Because I could. (Christian Grey would appreciate that comment.) I didn’t want to take the money and run — I wanted the movie to be one the readership would love.

What have you enjoyed most about the process of filming?
I enjoyed breaking down the book with the screenwriter Kelly Marcel and deciding what should and should not be in the movie. That was fun — hard work, but fun.

Your life must have changed so much in the last three years. Do you have any reflections on fame?
Fame is not something I sought, and happily I’m still not that famous — I can still roam the streets anonymously, at home and in the States, and I love that. But I have had some amazing experiences, and for that I’m incredibly grateful to all the people who bought and loved the books.

Is there anything you would differently if you wrote the books again?
Yes. Quite a few things, in fact — but the books seem to be so well loved by so many I’ve let all that go…

Do you have plans to write more books?
Yes, I do. But like most authors I’d rather do it than talk about it.

These books are an exploration of a fantasy. Have you been surprised by how much they’ve resonated?
Surprised doesn’t quite cover it. I get the most extraordinary, heart wrenching emails from readers who have been deeply touched by the books. I’m honored that so many people have shared their moving stories and their love of the books with me.

TIME movies

Go Behind the Scenes of David Oyelowo’s TIME Photo Shoot

The actor highlights MLK's charisma and political persuasion in 'Selma'

David Oyelowo, who plays Dr. Martin Luther King, Jr. in the Golden Globe-nominated film Selma, was photographed by John Scarisbrick for TIME’s Best of Culture 2014.

Selma centers around the voter rights movement led by King ahead of the passage of the Voting Rights Act of 1965.

“Great storytelling, great writing is always going through the highest moment of tension, the deepest moment of conflict, and that’s what this represented,” Oyelowo says of the film.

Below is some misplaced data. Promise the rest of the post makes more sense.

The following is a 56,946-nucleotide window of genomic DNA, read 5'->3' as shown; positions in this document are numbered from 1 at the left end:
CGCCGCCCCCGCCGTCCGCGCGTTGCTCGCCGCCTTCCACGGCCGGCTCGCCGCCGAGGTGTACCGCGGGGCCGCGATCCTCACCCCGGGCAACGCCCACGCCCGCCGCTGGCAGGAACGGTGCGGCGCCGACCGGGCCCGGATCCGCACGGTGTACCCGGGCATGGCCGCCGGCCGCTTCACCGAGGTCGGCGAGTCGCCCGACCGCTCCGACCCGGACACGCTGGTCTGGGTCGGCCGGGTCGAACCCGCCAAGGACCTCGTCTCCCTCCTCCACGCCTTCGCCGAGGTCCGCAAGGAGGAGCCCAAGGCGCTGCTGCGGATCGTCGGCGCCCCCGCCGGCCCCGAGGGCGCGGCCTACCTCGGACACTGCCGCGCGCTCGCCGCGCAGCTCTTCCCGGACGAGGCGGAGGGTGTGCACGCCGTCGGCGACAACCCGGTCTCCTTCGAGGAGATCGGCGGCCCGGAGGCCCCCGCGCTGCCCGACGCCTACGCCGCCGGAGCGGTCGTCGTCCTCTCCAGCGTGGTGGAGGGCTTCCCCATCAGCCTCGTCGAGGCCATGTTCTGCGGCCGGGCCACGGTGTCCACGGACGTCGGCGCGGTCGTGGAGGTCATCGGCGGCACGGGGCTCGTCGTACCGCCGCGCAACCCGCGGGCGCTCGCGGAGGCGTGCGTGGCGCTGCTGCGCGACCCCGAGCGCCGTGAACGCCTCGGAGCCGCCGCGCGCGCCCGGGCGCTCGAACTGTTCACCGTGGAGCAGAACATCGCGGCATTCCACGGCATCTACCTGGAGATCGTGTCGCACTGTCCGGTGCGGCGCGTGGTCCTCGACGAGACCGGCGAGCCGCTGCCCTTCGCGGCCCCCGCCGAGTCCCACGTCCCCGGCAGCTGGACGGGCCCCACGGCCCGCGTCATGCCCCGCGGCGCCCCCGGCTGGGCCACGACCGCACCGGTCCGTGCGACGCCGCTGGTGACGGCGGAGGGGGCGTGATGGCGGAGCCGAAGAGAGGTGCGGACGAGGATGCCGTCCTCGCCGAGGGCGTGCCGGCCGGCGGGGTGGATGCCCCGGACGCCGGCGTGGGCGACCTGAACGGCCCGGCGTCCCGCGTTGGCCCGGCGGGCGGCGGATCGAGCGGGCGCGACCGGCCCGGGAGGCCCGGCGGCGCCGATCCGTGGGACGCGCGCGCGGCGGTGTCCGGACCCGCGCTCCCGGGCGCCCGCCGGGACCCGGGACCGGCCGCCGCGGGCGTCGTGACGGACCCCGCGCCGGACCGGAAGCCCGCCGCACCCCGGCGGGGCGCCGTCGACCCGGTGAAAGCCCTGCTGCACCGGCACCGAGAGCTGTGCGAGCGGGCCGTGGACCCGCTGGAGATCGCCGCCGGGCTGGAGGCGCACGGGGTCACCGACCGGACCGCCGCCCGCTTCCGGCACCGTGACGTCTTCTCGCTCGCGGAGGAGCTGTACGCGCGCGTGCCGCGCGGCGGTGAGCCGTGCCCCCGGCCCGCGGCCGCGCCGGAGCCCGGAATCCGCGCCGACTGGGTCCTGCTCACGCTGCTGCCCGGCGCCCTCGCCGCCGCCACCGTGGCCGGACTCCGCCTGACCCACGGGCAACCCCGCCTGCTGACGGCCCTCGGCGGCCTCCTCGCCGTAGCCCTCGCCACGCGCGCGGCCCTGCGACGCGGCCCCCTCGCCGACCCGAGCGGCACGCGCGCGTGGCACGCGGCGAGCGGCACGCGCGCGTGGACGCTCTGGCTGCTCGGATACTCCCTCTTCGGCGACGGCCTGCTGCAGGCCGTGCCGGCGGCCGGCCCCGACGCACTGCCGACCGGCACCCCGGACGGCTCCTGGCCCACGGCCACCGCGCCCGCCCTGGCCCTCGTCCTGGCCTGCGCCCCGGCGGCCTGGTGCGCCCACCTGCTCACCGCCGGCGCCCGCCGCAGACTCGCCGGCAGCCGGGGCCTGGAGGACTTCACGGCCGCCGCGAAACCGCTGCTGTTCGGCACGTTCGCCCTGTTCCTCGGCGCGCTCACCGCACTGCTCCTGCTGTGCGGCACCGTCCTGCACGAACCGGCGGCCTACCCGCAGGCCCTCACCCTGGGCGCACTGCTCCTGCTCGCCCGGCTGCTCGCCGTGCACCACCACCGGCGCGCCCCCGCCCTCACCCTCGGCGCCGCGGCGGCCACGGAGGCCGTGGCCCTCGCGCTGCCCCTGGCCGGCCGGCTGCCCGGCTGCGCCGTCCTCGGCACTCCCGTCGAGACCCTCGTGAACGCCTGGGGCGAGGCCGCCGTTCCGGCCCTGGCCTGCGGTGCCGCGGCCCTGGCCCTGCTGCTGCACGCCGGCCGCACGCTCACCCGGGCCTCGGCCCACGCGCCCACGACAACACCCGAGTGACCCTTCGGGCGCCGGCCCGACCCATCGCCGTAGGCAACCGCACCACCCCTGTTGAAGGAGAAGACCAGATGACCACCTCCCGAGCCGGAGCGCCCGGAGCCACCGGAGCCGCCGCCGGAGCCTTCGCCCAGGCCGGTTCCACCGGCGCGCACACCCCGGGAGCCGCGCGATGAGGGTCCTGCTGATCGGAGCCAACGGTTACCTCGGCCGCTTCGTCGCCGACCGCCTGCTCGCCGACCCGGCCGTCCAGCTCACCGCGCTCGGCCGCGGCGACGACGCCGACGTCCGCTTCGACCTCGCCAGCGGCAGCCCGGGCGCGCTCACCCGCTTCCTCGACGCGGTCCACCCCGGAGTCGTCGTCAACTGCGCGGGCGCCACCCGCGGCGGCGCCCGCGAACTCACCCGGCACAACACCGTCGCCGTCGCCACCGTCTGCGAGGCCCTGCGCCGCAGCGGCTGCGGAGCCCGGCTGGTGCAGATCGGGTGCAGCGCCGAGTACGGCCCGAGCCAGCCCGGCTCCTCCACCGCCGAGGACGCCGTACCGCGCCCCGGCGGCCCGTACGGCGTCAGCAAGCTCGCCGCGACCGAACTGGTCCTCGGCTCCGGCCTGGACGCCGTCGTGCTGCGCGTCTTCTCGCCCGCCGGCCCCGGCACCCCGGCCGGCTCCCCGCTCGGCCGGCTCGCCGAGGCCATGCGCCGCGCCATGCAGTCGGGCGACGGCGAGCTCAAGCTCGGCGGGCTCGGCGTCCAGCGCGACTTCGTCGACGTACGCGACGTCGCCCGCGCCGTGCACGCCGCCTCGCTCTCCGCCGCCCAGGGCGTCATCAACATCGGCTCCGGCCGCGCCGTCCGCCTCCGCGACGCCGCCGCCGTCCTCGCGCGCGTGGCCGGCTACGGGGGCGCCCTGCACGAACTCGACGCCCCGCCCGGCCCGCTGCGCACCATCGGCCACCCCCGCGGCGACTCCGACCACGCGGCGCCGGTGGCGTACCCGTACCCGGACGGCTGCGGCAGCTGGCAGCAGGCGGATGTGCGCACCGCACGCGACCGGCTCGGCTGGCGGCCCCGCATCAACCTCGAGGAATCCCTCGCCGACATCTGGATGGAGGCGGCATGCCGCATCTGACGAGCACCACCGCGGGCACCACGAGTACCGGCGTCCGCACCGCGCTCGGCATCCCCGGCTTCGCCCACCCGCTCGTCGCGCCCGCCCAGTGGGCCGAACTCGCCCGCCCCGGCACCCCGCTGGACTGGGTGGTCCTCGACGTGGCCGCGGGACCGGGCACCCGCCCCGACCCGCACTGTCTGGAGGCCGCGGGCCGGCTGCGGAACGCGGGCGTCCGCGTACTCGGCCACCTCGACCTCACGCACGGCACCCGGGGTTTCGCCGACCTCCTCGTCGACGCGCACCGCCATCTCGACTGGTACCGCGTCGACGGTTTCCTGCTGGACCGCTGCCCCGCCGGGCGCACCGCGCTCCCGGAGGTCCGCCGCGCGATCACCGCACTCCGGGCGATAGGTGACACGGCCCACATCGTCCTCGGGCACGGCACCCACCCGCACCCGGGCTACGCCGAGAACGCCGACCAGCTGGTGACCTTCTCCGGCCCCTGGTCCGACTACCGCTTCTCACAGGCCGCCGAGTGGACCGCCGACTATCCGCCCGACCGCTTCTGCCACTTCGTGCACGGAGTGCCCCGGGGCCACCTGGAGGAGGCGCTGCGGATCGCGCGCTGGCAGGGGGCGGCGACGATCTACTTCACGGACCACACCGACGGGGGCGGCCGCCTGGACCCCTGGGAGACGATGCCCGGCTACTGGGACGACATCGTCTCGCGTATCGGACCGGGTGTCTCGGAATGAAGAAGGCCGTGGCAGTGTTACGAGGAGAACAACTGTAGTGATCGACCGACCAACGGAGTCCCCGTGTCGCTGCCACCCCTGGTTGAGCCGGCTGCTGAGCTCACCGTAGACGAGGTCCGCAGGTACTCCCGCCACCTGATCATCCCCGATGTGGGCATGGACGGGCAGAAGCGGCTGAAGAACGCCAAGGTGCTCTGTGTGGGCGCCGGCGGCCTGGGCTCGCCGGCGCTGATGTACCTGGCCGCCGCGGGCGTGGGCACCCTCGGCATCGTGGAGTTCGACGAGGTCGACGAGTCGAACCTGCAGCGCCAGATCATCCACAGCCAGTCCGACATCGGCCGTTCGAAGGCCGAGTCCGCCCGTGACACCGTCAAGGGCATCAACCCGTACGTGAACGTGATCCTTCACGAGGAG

Above, go behind the scenes of TIME’s photo shoot with the British actor.

TIME movies

Ava DuVernay and David Oyelowo on Selma and Ferguson

The director and star of the most provocative film of the year speak out

In the new issue of TIME, director Ava DuVernay and actor David Oyelowo discuss their Golden Globe-nominated movie Selma—a look back at the voting-rights marches of 1965 that manages to feel utterly contemporary.

Its relevance comes in large part from the film’s refusal to treat its main character, Martin Luther King Jr., as an icon. In Oyelowo’s hands, the character becomes a frustrated, struggling, but ultimately triumphant leader, one who would not necessarily be out of place on the streets of Ferguson, Mo. Perhaps it helps that Oyelowo, who’s become a favorite for an Oscar nomination for Best Actor, never learned about King in school: The actor playing one of the 20th century’s greatest Americans is, in fact, British.

In this clip from TIME’s interview with DuVernay and Oyelowo, the pair discuss the resonance of Selma, as well as what may be the most important aspect of the film—the speech that was left out.

TIME Music

Watch Tinashe’s Tips for Turning Up Your New Year’s Eve Party

The singer stopped by TIME to reflect on her breakout year

Tinashe had a life-changing year thanks to “2 On” — her hypnotic ode to intoxication topped rhythm radio for more than a month in 2014 — but some fans still have no idea what she’s talking about.

“The craziest part of being on tour is being overseas and having crazed fans so far away from home,” says the singer, who stopped by TIME’s office just a few days after she made our Top 10 Best Songs of 2014 list. “They don’t speak English, but they still know the lyrics. That’s a trip. A lot of people don’t know what ‘2 on’ means, but that’s the cool thing about music — it’s always open to interpretation. It can be whatever we want it to be.”